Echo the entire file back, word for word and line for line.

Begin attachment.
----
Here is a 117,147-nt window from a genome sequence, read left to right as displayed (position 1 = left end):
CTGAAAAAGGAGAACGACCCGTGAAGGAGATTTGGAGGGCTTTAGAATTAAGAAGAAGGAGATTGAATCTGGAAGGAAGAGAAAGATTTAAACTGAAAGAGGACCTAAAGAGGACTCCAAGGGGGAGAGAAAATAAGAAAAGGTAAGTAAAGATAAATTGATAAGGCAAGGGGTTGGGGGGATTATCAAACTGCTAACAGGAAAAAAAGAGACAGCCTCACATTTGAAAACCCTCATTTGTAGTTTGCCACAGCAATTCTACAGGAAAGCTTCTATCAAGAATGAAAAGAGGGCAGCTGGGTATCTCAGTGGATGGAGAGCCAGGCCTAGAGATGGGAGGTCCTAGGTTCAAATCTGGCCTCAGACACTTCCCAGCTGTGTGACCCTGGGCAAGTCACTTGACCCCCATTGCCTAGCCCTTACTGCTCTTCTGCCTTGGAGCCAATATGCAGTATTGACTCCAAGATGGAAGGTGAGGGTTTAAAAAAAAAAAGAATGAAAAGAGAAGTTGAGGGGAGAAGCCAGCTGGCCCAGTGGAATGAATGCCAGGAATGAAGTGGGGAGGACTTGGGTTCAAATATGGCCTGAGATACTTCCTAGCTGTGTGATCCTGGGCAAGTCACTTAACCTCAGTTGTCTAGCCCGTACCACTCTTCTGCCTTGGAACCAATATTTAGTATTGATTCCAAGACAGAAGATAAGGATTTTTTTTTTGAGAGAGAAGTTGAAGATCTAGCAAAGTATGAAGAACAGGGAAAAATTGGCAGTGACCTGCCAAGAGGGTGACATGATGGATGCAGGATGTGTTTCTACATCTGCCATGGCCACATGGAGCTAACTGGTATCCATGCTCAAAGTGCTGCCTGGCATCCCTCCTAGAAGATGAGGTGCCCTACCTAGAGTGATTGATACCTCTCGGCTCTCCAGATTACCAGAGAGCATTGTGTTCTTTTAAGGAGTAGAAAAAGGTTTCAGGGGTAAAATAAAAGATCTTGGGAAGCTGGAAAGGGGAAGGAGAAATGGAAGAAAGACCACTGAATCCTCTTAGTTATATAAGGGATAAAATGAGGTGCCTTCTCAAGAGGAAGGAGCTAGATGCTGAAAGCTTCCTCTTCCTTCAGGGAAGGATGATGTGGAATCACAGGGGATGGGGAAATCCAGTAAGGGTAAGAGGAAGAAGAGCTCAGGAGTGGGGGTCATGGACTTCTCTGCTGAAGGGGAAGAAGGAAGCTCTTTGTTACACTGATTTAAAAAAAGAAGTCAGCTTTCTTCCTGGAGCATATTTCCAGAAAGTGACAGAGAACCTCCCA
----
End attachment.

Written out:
Here is a 117,147-nt window from a genome sequence, read left to right as displayed (position 1 = left end):
CTGAAAAAGGAGAACGACCCGTGAAGGAGATTTGGAGGGCTTTAGAATTAAGAAGAAGGAGATTGAATCTGGAAGGAAGAGAAAGATTTAAACTGAAAGAGGACCTAAAGAGGACTCCAAGGGGGAGAGAAAATAAGAAAAGGTAAGTAAAGATAAATTGATAAGGCAAGGGGTTGGGGGGATTATCAAACTGCTAACAGGAAAAAAAGAGACAGCCTCACATTTGAAAACCCTCATTTGTAGTTTGCCACAGCAATTCTACAGGAAAGCTTCTATCAAGAATGAAAAGAGGGCAGCTGGGTATCTCAGTGGATGGAGAGCCAGGCCTAGAGATGGGAGGTCCTAGGTTCAAATCTGGCCTCAGACACTTCCCAGCTGTGTGACCCTGGGCAAGTCACTTGACCCCCATTGCCTAGCCCTTACTGCTCTTCTGCCTTGGAGCCAATATGCAGTATTGACTCCAAGATGGAAGGTGAGGGTTTAAAAAAAAAAAGAATGAAAAGAGAAGTTGAGGGGAGAAGCCAGCTGGCCCAGTGGAATGAATGCCAGGAATGAAGTGGGGAGGACTTGGGTTCAAATATGGCCTGAGATACTTCCTAGCTGTGTGATCCTGGGCAAGTCACTTAACCTCAGTTGTCTAGCCCGTACCACTCTTCTGCCTTGGAACCAATATTTAGTATTGATTCCAAGACAGAAGATAAGGATTTTTTTTTTGAGAGAGAAGTTGAAGATCTAGCAAAGTATGAAGAACAGGGAAAAATTGGCAGTGACCTGCCAAGAGGGTGACATGATGGATGCAGGATGTGTTTCTACATCTGCCATGGCCACATGGAGCTAACTGGTATCCATGCTCAAAGTGCTGCCTGGCATCCCTCCTAGAAGATGAGGTGCCCTACCTAGAGTGATTGATACCTCTCGGCTCTCCAGATTACCAGAGAGCATTGTGTTCTTTTAAGGAGTAGAAAAAGGTTTCAGGGGTAAAATAAAAGATCTTGGGAAGCTGGAAAGGGGAAGGAGAAATGGAAGAAAGACCACTGAATCCTCTTAGTTATATAAGGGATAAAATGAGGTGCCTTCTCAAGAGGAAGGAGCTAGATGCTGAAAGCTTCCTCTTCCTTCAGGGAAGGATGATGTGGAATCACAGGGGATGGGGAAATCCAGTAAGGGTAAGAGGAAGAAGAGCTCAGGAGTGGGGGTCATGGACTTCTCTGCTGAAGGGGAAGAAGGAAGCTCTTTGTTACACTGATTTAAAAAAAGAAGTCAGCTTTCTTCCTGGAGCATATTTCCAGAAAGTGACAGAGAACCTCCCA